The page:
Inside, it looks like every piece priced at $ 169,000 and up from the initial Air Dream Edition, with an anti-minimalist, anti-Model S interior full of Bauhaus-meets-Berkeley sculptural complexity. A slim, wraparound digital display appears in the driver’s line of sight, perched atop a drawout rod for later upgrade. “I’m not a fan of ever-larger screens,” Jenkins sighs.

The screens are divided into three areas: driving data in the center, touch-sensitive lighting controls on the left, infotainment on the right. Want to learn more? Information can be swiped down and expanded on a lower shelf in the center console for both front occupants to explore. “My test is that I want my mom to be able to come in here and figure it all out,” Jenkins says.

2021 Lucid Air: big price, big practice

To those who are stunned by the price of the sticker, be patient. Like most automakers, Lucid pushes the most powerful models first. As the volume increases, cheaper models will follow. By 2022, Lucid will offer an Air for less than $ 80,000, which will then drop below $ 72,500 after the federal tax credit. This puts him face to face with the Tesla Model S.

Then there’s its performance: a Tesla crushing range that has been independently measured at 517 miles, which, if it holds up on EPA test equipment, is 115 miles further than the Model S. Long Range Plus. After covering 450 miles on a demo ride (which eventually reached 490 miles), I agree with Rawlinson’s claim that it “turns range anxiety into comfort of range” . Our concern was not about having to stop too early (or often) to reload, but whether we could mentally endure the seemingly endless driving.

But Lucid Air isn’t just about reach. Its 1080 horsepower combined can hit 60 mph in under 2.5 seconds and hit the quarter mile in 9.9. Still, it can charge up to 300 miles in 20 minutes at a 350 kW Electrify America station – another number topping the charts.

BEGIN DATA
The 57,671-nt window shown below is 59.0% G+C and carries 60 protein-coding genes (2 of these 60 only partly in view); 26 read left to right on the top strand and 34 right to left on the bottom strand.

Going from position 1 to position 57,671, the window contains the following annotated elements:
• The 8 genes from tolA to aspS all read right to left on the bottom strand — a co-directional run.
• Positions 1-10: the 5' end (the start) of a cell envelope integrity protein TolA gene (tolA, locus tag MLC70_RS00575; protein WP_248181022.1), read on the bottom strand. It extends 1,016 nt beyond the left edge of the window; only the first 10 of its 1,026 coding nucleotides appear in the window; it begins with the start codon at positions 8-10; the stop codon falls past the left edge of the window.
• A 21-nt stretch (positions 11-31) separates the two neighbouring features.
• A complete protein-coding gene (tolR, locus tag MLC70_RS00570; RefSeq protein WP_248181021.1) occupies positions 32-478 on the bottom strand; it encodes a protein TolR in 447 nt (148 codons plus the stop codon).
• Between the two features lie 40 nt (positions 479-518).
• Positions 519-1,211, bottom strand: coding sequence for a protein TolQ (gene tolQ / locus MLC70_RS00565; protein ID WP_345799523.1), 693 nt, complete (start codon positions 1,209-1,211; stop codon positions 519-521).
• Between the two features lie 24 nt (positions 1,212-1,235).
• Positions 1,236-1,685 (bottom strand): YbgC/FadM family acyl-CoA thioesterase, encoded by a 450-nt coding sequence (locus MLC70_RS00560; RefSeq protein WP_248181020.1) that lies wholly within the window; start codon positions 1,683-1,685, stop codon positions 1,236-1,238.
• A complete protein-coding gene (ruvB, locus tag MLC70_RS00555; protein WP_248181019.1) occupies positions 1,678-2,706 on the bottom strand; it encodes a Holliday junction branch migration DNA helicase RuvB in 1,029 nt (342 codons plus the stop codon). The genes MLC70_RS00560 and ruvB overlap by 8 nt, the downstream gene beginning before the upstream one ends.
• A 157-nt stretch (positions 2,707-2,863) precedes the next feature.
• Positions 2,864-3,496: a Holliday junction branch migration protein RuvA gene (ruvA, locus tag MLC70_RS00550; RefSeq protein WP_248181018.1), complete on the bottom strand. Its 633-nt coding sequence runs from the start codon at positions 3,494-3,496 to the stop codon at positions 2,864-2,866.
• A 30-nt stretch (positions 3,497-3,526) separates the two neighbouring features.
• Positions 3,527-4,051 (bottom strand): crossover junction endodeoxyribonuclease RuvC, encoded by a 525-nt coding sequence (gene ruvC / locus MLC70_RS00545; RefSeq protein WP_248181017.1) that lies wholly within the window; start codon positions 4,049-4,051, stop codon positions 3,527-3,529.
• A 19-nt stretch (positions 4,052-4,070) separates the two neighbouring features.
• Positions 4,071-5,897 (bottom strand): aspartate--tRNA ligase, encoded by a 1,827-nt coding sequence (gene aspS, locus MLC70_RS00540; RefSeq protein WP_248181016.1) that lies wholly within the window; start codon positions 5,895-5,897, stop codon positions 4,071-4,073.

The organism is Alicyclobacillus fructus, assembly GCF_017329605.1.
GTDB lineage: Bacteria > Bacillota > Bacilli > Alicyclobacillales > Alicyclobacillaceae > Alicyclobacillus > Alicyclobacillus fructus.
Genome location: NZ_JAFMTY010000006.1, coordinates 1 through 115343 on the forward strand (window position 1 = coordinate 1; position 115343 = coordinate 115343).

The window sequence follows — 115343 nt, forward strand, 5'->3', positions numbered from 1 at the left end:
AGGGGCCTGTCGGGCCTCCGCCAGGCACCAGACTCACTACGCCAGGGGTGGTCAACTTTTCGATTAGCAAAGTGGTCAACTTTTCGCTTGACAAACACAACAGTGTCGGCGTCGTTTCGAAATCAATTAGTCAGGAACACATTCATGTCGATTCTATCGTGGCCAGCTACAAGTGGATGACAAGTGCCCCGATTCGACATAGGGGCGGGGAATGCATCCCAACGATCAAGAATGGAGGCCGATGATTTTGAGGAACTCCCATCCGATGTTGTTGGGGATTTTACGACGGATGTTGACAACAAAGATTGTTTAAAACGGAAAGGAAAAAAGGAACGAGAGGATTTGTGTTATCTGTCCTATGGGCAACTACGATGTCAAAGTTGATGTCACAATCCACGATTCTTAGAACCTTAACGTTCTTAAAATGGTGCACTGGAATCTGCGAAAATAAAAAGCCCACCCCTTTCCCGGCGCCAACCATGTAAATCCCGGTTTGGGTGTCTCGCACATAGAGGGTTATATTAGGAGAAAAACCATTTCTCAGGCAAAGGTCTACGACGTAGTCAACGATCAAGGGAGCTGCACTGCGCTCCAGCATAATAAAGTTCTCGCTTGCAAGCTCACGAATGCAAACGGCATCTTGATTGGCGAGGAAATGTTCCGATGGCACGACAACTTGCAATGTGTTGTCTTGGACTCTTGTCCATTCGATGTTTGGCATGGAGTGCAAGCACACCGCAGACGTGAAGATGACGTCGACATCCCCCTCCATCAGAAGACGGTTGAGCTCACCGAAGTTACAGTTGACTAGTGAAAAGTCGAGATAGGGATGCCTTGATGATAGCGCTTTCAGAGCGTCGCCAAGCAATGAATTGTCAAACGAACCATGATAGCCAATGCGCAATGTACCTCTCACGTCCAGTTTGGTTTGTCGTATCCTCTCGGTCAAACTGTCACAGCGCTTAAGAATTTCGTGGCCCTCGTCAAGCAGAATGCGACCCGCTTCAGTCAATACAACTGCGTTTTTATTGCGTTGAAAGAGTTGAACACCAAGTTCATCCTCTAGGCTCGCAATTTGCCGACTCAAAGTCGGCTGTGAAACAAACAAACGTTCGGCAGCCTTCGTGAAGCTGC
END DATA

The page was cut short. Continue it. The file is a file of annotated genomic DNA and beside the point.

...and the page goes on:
Then there’s all the supporting technology: built into the nose of the Lucid Air 2021, a lidar unit – placed in anticipation of increased levels of autonomous assistance. Underneath is a remarkable low resistance air intake for transmission cooling. Air slots in front of the front wheels send a curtain of air around the wheel openings. The underbody sweeps upward with unusual grace, helping the Air disrupt the passing wind with a drag coefficient of just 0.21, the lowest in the world (since the GM EV1).

Which begs the question: Was Audi, BMW and Mercedes’ Tesla-focused war foot targeting the wrong electric car?

Musk’s 2016 “Master Plan, Part Two” – the work plan for the entire effort – was to start with a high-end, high-priced, low-volume platform (the Model S and Model X) to subsidize a low and medium cost platform. volume configuration (model 3 and model Y).

Originally, these profits were to be invested in an even cheaper and larger car. But that has been crossed out, as Musk believes it will be the Model 3 as well, once full autonomous driving technology arrives, and its magic too. (There is also mentioned a pickup truck, which we now know as the Cybertruck, and a commuter minibus which has gone a little quiet.)

The point is, while Tesla is seen and feared as a premium brand, its ultimate intention is to fire a cannonball into the depths of the pool where big fish like GM, Ford, Toyota and Volkswagen swim. While Mercedes, BMW, Audi and Jaguar are still trying to grab the Model S, their sights are aimed at the wrong car.

The most important figure cited by Peter Rawlinson is the efficiency of Air, which he estimates to be 20% higher than that of any electric vehicle in the world. Crazy acceleration and range numbers aside, the real point of an electric car is efficiency: being powered by electricity and using as little electricity as possible to make as many movements as possible. I also hope with grace and beauty.

Overheating Earth, meet Air Lucide.

The first look at Lucid Air after 2021: Rarified EV Air first appeared on MotorTrend.